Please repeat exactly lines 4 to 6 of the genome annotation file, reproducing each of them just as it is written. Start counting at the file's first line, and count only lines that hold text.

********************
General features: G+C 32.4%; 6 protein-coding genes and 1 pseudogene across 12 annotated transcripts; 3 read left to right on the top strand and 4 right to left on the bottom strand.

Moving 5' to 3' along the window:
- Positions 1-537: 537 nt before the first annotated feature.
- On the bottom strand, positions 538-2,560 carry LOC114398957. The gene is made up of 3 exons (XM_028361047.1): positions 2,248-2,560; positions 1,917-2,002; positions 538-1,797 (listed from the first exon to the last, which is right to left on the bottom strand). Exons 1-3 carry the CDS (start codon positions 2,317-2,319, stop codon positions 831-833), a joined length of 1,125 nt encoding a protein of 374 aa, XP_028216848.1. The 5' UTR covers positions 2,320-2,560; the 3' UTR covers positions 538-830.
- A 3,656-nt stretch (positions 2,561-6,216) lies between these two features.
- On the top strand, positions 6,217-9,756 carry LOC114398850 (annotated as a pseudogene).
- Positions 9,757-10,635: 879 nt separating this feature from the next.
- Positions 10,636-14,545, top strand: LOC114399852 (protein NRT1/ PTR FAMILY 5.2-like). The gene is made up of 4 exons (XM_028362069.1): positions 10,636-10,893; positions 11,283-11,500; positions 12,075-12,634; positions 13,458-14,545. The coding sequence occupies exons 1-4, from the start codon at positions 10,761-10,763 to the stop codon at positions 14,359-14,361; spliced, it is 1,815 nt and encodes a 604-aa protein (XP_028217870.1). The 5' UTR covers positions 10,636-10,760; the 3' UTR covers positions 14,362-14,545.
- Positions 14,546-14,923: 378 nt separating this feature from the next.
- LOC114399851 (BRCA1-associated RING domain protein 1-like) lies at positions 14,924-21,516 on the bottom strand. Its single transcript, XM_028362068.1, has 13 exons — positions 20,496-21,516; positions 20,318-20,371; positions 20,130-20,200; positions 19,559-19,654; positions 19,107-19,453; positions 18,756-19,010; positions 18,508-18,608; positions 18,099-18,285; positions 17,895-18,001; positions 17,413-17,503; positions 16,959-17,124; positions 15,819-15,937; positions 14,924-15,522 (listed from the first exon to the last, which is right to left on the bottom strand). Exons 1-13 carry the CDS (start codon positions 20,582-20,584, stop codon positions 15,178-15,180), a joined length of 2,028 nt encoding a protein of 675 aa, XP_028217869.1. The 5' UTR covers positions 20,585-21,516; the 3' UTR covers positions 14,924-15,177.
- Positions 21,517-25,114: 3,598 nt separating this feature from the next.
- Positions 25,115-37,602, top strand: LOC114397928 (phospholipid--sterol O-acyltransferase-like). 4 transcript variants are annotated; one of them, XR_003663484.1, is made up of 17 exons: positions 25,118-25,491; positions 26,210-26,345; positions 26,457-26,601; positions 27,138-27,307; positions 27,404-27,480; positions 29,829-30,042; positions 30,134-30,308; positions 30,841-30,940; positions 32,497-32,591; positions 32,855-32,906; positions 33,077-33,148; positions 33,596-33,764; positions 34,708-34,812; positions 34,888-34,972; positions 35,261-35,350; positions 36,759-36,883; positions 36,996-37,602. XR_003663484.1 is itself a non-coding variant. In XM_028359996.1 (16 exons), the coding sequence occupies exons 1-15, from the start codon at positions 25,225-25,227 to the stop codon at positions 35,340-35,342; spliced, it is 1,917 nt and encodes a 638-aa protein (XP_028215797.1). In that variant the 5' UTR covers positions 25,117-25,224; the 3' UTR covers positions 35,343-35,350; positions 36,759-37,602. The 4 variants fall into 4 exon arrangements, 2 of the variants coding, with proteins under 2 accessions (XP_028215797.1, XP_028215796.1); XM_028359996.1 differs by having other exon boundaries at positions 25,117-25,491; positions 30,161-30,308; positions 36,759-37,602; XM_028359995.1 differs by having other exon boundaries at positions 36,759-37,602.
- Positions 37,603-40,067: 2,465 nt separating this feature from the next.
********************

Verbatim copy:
- On the bottom strand, positions 538-2,560 carry LOC114398957. The gene is made up of 3 exons (XM_028361047.1): positions 2,248-2,560; positions 1,917-2,002; positions 538-1,797 (listed from the first exon to the last, which is right to left on the bottom strand). Exons 1-3 carry the CDS (start codon positions 2,317-2,319, stop codon positions 831-833), a joined length of 1,125 nt encoding a protein of 374 aa, XP_028216848.1. The 5' UTR covers positions 2,320-2,560; the 3' UTR covers positions 538-830.
- A 3,656-nt stretch (positions 2,561-6,216) lies between these two features.
- On the top strand, positions 6,217-9,756 carry LOC114398850 (annotated as a pseudogene).